A big part of the senior housing landscape is the 62 state-licensed, continuing-care retirement communities, which generally include independent living, assisted-living, and skilled nursing care and services. CCRCs house about 22,000 residents, according to Raleigh-based LeadingAge North Carolina, an association representing about 70 senior living communities.
Over the next decade or so, those numbers are expected to increase to more than 35,000 residents, according to a 2015 study by UNC Chapel Hill’s Kenan Institute of Private Enterprise. The communities, of which about 40 are owned by not-for-profit groups, pay about $174 million in annual state and local taxes and $283 million in federal levies and employ more than 10,000 workers.
Five new continuing-care communities are under development in Asheville, Charlotte, Hendersonville and Raleigh, while a dozen others are expanding, according to the N.C. Department of Insurance.
The senior housing landscape encompasses everything from retirement communities, independent living centers, and assisted living facilities to nursing homes, adult-care homes, and memory-care homes. Many of the nation’s leading senior housing providers are heavily invested in North Carolina, including Brookdale Senior Living, Sunrise Senior Living and PulteGroup, which owns the Del Webb communities.
While those for-profits have a substantial market share, nonprofits were dominant until the 1990s, says David Segmiller, principal at the Charlotte office of the Hord Coplan Macht architecture firm. The state’s Methodist, Lutheran and Presbyterian denominations started more than 20 communities across North Carolina.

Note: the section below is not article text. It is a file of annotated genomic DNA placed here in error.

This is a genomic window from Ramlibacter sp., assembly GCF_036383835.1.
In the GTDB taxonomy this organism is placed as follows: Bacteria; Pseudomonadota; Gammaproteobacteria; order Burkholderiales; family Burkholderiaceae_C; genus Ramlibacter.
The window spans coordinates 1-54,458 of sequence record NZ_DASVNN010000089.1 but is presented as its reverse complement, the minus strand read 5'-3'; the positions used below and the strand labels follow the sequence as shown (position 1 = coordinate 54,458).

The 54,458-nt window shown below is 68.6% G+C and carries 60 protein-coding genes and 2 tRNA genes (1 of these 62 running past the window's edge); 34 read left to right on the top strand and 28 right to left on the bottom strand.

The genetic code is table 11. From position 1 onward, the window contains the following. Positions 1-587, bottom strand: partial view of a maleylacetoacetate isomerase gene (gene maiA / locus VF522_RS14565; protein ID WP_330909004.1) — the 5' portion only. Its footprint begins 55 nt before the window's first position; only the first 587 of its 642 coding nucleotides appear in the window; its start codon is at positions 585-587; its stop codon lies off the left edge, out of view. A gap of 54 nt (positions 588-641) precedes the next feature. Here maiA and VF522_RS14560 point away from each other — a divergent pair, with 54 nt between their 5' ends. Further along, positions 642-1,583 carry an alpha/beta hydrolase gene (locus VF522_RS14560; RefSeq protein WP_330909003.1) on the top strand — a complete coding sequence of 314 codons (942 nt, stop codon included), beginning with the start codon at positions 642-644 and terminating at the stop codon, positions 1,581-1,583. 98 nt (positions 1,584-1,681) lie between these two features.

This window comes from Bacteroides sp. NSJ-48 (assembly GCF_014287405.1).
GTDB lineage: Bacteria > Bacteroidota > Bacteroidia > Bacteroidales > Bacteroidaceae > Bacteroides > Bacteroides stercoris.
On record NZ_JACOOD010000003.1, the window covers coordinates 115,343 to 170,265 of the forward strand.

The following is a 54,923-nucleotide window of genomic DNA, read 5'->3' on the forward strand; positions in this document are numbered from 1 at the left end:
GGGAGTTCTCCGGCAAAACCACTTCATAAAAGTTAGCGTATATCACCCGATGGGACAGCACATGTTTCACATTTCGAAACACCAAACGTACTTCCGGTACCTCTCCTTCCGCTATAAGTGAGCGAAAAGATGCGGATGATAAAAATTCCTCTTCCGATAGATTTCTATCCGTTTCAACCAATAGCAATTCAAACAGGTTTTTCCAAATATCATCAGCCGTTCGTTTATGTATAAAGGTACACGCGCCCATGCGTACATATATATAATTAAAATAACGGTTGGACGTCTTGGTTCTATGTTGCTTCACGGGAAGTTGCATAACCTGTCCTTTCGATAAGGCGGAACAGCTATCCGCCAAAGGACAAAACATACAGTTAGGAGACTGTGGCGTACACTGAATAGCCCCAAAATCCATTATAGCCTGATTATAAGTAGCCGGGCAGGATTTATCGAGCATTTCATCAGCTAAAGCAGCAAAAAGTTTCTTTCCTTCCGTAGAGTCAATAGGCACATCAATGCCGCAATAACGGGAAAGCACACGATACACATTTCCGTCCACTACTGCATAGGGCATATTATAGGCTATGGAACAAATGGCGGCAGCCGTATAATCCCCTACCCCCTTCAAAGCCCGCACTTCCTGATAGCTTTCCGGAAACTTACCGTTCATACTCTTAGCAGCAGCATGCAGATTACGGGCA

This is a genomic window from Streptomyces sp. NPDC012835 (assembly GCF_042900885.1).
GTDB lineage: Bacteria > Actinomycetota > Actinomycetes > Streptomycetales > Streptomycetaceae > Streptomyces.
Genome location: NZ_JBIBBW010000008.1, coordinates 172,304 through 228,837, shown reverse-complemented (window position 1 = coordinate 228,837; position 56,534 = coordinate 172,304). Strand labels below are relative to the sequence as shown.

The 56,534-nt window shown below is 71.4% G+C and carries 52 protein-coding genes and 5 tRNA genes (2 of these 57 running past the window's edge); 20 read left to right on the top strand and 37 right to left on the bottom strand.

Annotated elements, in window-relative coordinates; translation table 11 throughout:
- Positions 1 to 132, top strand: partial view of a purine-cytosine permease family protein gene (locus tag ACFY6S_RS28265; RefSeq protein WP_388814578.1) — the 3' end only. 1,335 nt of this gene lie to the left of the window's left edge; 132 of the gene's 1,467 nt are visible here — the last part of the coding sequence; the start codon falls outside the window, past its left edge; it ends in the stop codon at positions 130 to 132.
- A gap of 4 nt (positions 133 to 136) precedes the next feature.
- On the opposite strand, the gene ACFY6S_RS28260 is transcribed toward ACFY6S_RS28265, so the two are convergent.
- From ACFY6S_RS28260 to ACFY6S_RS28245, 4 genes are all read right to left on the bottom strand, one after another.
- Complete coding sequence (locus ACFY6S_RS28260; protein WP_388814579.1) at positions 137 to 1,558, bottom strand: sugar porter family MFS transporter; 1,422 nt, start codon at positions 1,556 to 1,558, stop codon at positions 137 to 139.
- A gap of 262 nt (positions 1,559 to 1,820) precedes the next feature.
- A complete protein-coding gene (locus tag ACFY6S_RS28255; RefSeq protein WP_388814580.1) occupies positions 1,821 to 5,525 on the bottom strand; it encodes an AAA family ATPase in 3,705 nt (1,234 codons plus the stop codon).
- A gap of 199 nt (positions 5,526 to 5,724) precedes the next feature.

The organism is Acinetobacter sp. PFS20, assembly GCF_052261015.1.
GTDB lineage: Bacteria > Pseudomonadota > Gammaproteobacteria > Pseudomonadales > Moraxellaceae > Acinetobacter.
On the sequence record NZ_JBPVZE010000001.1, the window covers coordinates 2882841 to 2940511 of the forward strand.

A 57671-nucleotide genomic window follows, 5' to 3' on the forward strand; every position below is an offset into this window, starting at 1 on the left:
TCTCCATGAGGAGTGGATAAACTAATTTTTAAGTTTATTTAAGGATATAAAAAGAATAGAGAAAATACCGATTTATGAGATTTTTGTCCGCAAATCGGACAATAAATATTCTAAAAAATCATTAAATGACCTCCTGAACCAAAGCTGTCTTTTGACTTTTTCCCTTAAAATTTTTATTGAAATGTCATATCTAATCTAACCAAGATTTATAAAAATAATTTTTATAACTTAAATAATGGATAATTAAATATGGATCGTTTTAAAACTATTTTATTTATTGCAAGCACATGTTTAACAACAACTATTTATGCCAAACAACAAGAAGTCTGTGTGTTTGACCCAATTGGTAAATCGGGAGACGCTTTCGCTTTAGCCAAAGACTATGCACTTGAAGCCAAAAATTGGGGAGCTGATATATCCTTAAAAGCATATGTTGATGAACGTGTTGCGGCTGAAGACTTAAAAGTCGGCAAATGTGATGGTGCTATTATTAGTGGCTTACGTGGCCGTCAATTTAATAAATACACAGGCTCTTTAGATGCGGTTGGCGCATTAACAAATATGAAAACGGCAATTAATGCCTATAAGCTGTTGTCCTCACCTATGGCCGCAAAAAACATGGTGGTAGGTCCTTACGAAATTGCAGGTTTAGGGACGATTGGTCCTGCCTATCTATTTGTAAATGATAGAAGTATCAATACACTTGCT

“It’s a much bigger industry and more connected than a lot of people understand,” says Segmiller, who has worked with senior-housing developers for more than three decades. Early to the scene was Charlotte’s Aldersgate United Methodist Retirement Community, which started in the 1940s as a place for retired Methodist preachers and widows. Now, the 231-acre campus totals about 560 residents and provides at-home services, assisted living, memory care, long-term care and rehabilitation services. It reported $41 million in revenue in 2020, according to its latest state disclosure statement.
“There weren’t a lot of for-profit developers doing it aside from ‘mom and pop’-type providers that had one assisted living community, maybe two,” Segmiller says. “Then Sunrise entered the market and started building all over the country, and other developers copied that. A lot of money in real-estate investment trusts made it into the business.”
Limits to growth
Senior housing in North Carolina would be developing even faster if not for labor shortages and regulatory issues, industry observers stress. In March, The Charlotte Observer produced a report noting that only one of five N.C. nursing homes meets the staffing threshold recommended by a major federal study. Moreover, the state doesn’t even require minimum staffing ratios for nursing homes, which typically scramble to retain workers who can often make more money at warehouse or restaurant jobs. The series cited examples
of horrible care for residents because so few staffers were
on the job.